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US: TV food ads increase kids snacking

TV food ads increase automatic snacking by children and adults, according to Rudd Center researchers.

They found that children aged 7-11 years who watched a cartoon with food commercials ate 45 percent more snack food than children who watched the same cartoon with non-food commercials.

In another experiment, the researchers  found that adults who saw unhealthy food ads on TV also ate significantly more than those who saw ads with a nutrition or healthy food message.

“This research shows a direct and powerful link between television food advertising and calories consumed by adults and children,” said [Rudd Center researcher] Dr. Jennifer Harris. “Food advertising triggers automatic eating, regardless of hunger, and is a significant contributor to the obesity epidemic.¬† Reducing unhealthy food advertising to children is critical.”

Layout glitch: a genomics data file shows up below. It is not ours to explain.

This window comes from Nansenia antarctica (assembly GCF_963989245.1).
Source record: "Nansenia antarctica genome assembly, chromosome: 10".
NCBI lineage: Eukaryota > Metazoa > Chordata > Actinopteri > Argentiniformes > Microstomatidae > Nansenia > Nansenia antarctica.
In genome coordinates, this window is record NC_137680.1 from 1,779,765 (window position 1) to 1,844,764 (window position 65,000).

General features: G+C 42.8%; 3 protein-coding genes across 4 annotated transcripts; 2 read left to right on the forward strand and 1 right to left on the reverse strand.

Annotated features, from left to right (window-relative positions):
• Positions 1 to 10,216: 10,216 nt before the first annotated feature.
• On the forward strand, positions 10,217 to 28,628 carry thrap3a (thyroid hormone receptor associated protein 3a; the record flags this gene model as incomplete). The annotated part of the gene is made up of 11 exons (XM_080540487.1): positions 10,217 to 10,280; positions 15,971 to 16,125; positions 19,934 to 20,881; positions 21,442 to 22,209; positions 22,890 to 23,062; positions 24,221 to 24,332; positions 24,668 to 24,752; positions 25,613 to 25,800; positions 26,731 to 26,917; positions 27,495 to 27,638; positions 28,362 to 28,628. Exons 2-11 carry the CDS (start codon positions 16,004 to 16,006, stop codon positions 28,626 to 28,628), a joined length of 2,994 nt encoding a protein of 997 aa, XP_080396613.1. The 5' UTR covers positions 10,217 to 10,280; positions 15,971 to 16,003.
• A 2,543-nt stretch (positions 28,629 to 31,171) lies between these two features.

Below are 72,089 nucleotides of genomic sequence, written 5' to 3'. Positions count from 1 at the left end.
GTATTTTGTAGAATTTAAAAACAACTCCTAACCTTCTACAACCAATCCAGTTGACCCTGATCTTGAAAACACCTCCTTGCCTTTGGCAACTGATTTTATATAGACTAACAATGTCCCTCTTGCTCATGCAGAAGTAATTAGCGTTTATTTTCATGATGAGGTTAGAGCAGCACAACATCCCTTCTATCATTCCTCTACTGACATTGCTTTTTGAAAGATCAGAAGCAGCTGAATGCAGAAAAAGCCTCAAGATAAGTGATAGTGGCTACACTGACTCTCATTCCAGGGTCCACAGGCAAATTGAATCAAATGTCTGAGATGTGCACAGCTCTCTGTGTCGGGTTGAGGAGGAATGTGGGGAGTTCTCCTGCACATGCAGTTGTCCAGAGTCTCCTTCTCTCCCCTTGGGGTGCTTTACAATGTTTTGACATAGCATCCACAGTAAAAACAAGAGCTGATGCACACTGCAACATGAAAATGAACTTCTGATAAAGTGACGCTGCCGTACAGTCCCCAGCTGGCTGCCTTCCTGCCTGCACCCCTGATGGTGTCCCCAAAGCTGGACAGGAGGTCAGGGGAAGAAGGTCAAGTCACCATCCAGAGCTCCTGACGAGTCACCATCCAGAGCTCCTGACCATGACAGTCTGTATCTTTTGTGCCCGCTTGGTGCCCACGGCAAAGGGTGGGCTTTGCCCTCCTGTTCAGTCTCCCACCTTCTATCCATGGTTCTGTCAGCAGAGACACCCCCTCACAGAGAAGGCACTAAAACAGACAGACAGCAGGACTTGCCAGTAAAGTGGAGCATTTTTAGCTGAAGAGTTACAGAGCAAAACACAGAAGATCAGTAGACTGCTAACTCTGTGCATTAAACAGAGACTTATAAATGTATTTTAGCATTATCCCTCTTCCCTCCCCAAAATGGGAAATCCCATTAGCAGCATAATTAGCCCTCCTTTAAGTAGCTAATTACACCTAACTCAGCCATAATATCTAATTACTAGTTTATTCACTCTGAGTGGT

The research is published in Health Psychology, July 2009

Read more: Rudd Center Health Digest, Aug 2009

Published on August 7, 2009 in International news